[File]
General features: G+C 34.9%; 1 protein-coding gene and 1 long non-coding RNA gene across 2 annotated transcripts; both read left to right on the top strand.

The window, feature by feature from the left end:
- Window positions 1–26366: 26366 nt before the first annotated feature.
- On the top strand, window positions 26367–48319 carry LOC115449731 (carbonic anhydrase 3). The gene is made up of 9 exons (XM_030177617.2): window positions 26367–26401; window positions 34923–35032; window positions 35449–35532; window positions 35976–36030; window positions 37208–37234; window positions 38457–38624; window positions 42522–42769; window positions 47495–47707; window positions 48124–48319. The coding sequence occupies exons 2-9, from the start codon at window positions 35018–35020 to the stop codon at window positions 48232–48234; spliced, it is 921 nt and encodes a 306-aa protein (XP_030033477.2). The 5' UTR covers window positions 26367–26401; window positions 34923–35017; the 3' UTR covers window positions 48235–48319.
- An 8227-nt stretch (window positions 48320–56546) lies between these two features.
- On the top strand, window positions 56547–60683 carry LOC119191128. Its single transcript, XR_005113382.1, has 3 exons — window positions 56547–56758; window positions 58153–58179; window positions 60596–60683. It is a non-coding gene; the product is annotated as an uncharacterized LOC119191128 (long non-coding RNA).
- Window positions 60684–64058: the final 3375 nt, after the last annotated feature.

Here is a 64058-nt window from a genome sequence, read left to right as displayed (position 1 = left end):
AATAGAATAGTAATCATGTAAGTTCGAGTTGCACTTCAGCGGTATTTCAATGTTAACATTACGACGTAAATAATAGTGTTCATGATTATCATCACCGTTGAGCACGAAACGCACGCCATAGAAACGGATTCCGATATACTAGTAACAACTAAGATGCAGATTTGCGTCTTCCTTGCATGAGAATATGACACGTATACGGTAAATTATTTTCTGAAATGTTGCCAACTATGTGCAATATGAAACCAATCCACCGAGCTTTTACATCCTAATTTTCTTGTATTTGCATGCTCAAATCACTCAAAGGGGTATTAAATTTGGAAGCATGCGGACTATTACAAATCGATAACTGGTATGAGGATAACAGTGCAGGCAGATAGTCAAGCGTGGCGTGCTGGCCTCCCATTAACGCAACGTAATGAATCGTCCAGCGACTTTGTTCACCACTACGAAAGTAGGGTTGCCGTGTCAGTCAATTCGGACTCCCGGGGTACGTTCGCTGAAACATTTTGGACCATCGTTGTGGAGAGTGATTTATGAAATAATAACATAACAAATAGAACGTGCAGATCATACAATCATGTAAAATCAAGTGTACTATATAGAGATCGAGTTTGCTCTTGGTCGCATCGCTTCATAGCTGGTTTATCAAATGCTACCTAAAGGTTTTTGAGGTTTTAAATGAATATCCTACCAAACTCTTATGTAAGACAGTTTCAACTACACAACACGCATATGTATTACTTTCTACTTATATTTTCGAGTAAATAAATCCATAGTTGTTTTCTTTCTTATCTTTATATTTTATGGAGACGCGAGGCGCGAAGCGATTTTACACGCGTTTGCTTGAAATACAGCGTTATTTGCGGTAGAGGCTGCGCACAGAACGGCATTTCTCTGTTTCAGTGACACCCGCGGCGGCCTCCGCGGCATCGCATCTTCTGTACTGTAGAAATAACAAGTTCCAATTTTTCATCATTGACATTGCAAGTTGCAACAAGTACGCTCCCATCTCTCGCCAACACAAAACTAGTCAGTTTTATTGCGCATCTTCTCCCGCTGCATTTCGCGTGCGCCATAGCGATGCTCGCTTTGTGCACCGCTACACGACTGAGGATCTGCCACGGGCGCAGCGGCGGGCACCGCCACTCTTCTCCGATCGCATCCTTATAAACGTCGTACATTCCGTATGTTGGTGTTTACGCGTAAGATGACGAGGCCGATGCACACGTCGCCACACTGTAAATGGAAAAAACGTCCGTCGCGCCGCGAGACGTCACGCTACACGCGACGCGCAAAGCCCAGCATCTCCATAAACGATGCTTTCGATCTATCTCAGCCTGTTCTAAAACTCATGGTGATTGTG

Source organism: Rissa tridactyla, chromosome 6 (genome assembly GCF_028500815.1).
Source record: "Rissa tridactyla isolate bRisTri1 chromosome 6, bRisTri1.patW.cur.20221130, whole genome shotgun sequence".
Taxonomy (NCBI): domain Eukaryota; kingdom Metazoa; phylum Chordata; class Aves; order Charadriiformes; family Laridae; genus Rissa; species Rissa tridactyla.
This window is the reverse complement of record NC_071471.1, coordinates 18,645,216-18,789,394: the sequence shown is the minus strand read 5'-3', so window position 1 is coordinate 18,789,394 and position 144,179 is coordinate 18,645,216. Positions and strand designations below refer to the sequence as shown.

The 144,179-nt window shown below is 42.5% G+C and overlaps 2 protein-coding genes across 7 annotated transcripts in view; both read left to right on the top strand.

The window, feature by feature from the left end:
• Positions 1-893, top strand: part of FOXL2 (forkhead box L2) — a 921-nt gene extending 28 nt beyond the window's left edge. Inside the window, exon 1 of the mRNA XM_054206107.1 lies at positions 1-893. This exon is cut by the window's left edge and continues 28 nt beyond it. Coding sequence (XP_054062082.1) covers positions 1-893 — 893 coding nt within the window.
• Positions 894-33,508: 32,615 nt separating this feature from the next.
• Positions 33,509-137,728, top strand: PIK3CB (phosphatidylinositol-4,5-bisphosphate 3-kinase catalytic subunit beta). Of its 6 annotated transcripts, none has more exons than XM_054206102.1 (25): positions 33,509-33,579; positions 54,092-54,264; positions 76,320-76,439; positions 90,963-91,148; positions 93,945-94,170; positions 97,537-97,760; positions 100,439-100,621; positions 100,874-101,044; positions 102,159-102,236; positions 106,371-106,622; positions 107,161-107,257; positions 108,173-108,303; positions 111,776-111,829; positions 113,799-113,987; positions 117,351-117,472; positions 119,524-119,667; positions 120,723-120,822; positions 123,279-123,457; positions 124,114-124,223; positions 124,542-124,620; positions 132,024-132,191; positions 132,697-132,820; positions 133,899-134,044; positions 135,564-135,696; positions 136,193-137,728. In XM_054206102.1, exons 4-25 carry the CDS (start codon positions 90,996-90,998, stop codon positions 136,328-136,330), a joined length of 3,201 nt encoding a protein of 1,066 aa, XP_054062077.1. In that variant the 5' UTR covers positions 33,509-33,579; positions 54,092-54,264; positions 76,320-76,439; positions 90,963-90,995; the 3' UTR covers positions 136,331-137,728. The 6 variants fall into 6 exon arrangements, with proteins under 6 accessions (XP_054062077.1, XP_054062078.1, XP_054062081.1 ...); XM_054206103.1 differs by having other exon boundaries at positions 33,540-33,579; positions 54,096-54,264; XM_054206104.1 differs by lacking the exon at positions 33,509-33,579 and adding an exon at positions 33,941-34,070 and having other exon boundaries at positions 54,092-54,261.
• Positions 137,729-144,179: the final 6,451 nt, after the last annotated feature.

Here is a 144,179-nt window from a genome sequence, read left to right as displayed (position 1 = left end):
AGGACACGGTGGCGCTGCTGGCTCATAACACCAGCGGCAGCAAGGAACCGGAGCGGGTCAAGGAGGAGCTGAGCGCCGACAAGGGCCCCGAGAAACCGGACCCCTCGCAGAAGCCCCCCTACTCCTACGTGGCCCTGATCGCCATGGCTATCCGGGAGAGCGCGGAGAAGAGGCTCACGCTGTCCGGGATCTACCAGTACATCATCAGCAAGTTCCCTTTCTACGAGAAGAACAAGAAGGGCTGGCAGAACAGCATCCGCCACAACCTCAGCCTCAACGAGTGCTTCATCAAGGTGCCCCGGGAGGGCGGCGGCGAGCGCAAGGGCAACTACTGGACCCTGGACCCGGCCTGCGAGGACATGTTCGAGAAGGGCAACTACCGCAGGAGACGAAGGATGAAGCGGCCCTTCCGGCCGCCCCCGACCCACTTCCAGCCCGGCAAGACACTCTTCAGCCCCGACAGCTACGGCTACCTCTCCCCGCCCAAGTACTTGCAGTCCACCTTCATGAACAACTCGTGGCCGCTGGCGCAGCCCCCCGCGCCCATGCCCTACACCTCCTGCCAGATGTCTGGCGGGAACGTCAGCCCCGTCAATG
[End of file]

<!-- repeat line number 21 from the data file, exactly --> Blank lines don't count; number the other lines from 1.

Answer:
AGGACACGGTGGCGCTGCTGGCTCATAACACCAGCGGCAGCAAGGAACCGGAGCGGGTCAAGGAGGAGCTGAGCGCCGACAAGGGCCCCGAGAAACCGGACCCCTCGCAGAAGCCCCCCTACTCCTACGTGGCCCTGATCGCCATGGCTATCCGGGAGAGCGCGGAGAAGAGGCTCACGCTGTCCGGGATCTACCAGTACATCATCAGCAAGTTCCCTTTCTACGAGAAGAACAAGAAGGGCTGGCAGAACAGCATCCGCCACAACCTCAGCCTCAACGAGTGCTTCATCAAGGTGCCCCGGGAGGGCGGCGGCGAGCGCAAGGGCAACTACTGGACCCTGGACCCGGCCTGCGAGGACATGTTCGAGAAGGGCAACTACCGCAGGAGACGAAGGATGAAGCGGCCCTTCCGGCCGCCCCCGACCCACTTCCAGCCCGGCAAGACACTCTTCAGCCCCGACAGCTACGGCTACCTCTCCCCGCCCAAGTACTTGCAGTCCACCTTCATGAACAACTCGTGGCCGCTGGCGCAGCCCCCCGCGCCCATGCCCTACACCTCCTGCCAGATGTCTGGCGGGAACGTCAGCCCCGTCAATG